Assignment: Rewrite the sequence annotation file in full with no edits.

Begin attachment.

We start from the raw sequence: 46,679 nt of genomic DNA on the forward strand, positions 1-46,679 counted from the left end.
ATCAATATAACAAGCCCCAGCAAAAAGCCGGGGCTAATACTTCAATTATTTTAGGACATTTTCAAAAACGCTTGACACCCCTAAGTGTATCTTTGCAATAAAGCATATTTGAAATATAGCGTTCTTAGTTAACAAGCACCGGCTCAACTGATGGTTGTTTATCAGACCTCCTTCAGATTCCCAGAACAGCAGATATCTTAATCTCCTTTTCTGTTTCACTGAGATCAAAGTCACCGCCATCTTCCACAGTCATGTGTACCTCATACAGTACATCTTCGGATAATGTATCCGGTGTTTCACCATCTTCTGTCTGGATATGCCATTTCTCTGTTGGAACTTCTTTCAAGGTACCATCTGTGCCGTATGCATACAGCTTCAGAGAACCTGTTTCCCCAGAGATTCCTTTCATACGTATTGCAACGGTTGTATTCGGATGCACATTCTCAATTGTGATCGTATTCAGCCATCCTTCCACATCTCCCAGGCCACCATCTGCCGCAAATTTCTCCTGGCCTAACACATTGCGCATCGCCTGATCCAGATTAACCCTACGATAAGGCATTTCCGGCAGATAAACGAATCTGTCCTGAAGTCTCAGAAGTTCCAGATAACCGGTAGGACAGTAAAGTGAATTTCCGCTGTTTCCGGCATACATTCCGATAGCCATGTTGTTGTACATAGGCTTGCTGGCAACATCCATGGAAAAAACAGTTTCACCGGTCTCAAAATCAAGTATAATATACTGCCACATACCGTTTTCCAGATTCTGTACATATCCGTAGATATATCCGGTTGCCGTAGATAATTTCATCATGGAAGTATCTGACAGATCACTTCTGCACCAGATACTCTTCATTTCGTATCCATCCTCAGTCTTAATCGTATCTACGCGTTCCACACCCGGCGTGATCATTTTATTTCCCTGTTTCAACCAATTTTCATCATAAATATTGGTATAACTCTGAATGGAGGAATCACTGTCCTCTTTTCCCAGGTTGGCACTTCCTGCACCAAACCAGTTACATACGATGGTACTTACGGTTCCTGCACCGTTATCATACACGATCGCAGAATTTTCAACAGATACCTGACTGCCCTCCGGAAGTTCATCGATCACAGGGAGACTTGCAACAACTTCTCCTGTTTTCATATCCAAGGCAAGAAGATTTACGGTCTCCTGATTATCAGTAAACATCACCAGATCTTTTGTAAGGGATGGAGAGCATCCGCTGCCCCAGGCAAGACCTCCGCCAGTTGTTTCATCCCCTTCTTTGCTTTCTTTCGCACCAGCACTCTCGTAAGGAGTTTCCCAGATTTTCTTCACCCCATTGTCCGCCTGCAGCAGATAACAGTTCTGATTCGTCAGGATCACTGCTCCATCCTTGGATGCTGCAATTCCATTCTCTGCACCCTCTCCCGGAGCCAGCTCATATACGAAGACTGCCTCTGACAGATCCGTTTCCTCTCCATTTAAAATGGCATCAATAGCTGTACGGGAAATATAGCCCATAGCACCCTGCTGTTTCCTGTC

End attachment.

We start from the raw sequence: 46,679 nt of genomic DNA on the forward strand, positions 1-46,679 counted from the left end.
ATCAATATAACAAGCCCCAGCAAAAAGCCGGGGCTAATACTTCAATTATTTTAGGACATTTTCAAAAACGCTTGACACCCCTAAGTGTATCTTTGCAATAAAGCATATTTGAAATATAGCGTTCTTAGTTAACAAGCACCGGCTCAACTGATGGTTGTTTATCAGACCTCCTTCAGATTCCCAGAACAGCAGATATCTTAATCTCCTTTTCTGTTTCACTGAGATCAAAGTCACCGCCATCTTCCACAGTCATGTGTACCTCATACAGTACATCTTCGGATAATGTATCCGGTGTTTCACCATCTTCTGTCTGGATATGCCATTTCTCTGTTGGAACTTCTTTCAAGGTACCATCTGTGCCGTATGCATACAGCTTCAGAGAACCTGTTTCCCCAGAGATTCCTTTCATACGTATTGCAACGGTTGTATTCGGATGCACATTCTCAATTGTGATCGTATTCAGCCATCCTTCCACATCTCCCAGGCCACCATCTGCCGCAAATTTCTCCTGGCCTAACACATTGCGCATCGCCTGATCCAGATTAACCCTACGATAAGGCATTTCCGGCAGATAAACGAATCTGTCCTGAAGTCTCAGAAGTTCCAGATAACCGGTAGGACAGTAAAGTGAATTTCCGCTGTTTCCGGCATACATTCCGATAGCCATGTTGTTGTACATAGGCTTGCTGGCAACATCCATGGAAAAAACAGTTTCACCGGTCTCAAAATCAAGTATAATATACTGCCACATACCGTTTTCCAGATTCTGTACATATCCGTAGATATATCCGGTTGCCGTAGATAATTTCATCATGGAAGTATCTGACAGATCACTTCTGCACCAGATACTCTTCATTTCGTATCCATCCTCAGTCTTAATCGTATCTACGCGTTCCACACCCGGCGTGATCATTTTATTTCCCTGTTTCAACCAATTTTCATCATAAATATTGGTATAACTCTGAATGGAGGAATCACTGTCCTCTTTTCCCAGGTTGGCACTTCCTGCACCAAACCAGTTACATACGATGGTACTTACGGTTCCTGCACCGTTATCATACACGATCGCAGAATTTTCAACAGATACCTGACTGCCCTCCGGAAGTTCATCGATCACAGGGAGACTTGCAACAACTTCTCCTGTTTTCATATCCAAGGCAAGAAGATTTACGGTCTCCTGATTATCAGTAAACATCACCAGATCTTTTGTAAGGGATGGAGAGCATCCGCTGCCCCAGGCAAGACCTCCGCCAGTTGTTTCATCCCCTTCTTTGCTTTCTTTCGCACCAGCACTCTCGTAAGGAGTTTCCCAGATTTTCTTCACCCCATTGTCCGCCTGCAGCAGATAACAGTTCTGATTCGTCAGGATCACTGCTCCATCCTTGGATGCTGCAATTCCATTCTCTGCACCCTCTCCCGGAGCCAGCTCATATACGAAGACTGCCTCTGACAGATCCGTTTCCTCTCCATTTAAAATGGCATCAATAGCTGTACGGGAAATATAGCCCATAGCACCCTGCTGTTTCCTGTC